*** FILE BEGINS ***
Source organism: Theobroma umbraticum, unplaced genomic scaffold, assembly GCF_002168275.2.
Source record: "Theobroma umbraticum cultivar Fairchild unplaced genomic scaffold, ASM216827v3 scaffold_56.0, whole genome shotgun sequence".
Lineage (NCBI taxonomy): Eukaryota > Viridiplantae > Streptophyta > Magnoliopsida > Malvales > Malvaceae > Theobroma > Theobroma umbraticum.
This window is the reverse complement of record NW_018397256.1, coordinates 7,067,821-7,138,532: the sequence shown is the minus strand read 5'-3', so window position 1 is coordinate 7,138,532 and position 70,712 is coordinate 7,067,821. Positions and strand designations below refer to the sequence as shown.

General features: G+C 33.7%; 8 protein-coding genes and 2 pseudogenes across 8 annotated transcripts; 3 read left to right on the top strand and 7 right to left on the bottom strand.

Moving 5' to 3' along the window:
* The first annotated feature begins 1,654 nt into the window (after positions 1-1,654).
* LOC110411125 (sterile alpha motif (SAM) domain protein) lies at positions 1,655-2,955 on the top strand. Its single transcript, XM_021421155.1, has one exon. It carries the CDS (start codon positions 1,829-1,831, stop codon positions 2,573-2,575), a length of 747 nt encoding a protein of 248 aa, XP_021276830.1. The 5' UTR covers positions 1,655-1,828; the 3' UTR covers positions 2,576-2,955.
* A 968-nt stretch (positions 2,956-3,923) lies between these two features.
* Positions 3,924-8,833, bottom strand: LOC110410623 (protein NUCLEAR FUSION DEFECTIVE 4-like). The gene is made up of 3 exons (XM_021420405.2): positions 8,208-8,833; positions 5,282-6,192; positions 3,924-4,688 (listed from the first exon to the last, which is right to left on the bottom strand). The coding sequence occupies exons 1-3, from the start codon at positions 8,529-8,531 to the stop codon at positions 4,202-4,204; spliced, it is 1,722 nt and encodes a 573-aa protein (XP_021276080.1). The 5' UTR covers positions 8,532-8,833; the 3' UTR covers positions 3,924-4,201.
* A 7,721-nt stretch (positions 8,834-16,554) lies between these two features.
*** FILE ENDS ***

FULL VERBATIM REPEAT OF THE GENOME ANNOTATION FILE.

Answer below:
Source organism: Theobroma umbraticum, unplaced genomic scaffold, assembly GCF_002168275.2.
Source record: "Theobroma umbraticum cultivar Fairchild unplaced genomic scaffold, ASM216827v3 scaffold_56.0, whole genome shotgun sequence".
Lineage (NCBI taxonomy): Eukaryota > Viridiplantae > Streptophyta > Magnoliopsida > Malvales > Malvaceae > Theobroma > Theobroma umbraticum.
This window is the reverse complement of record NW_018397256.1, coordinates 7,067,821-7,138,532: the sequence shown is the minus strand read 5'-3', so window position 1 is coordinate 7,138,532 and position 70,712 is coordinate 7,067,821. Positions and strand designations below refer to the sequence as shown.

General features: G+C 33.7%; 8 protein-coding genes and 2 pseudogenes across 8 annotated transcripts; 3 read left to right on the top strand and 7 right to left on the bottom strand.

Moving 5' to 3' along the window:
* The first annotated feature begins 1,654 nt into the window (after positions 1-1,654).
* LOC110411125 (sterile alpha motif (SAM) domain protein) lies at positions 1,655-2,955 on the top strand. Its single transcript, XM_021421155.1, has one exon. It carries the CDS (start codon positions 1,829-1,831, stop codon positions 2,573-2,575), a length of 747 nt encoding a protein of 248 aa, XP_021276830.1. The 5' UTR covers positions 1,655-1,828; the 3' UTR covers positions 2,576-2,955.
* A 968-nt stretch (positions 2,956-3,923) lies between these two features.
* Positions 3,924-8,833, bottom strand: LOC110410623 (protein NUCLEAR FUSION DEFECTIVE 4-like). The gene is made up of 3 exons (XM_021420405.2): positions 8,208-8,833; positions 5,282-6,192; positions 3,924-4,688 (listed from the first exon to the last, which is right to left on the bottom strand). The coding sequence occupies exons 1-3, from the start codon at positions 8,529-8,531 to the stop codon at positions 4,202-4,204; spliced, it is 1,722 nt and encodes a 573-aa protein (XP_021276080.1). The 5' UTR covers positions 8,532-8,833; the 3' UTR covers positions 3,924-4,201.
* A 7,721-nt stretch (positions 8,834-16,554) lies between these two features.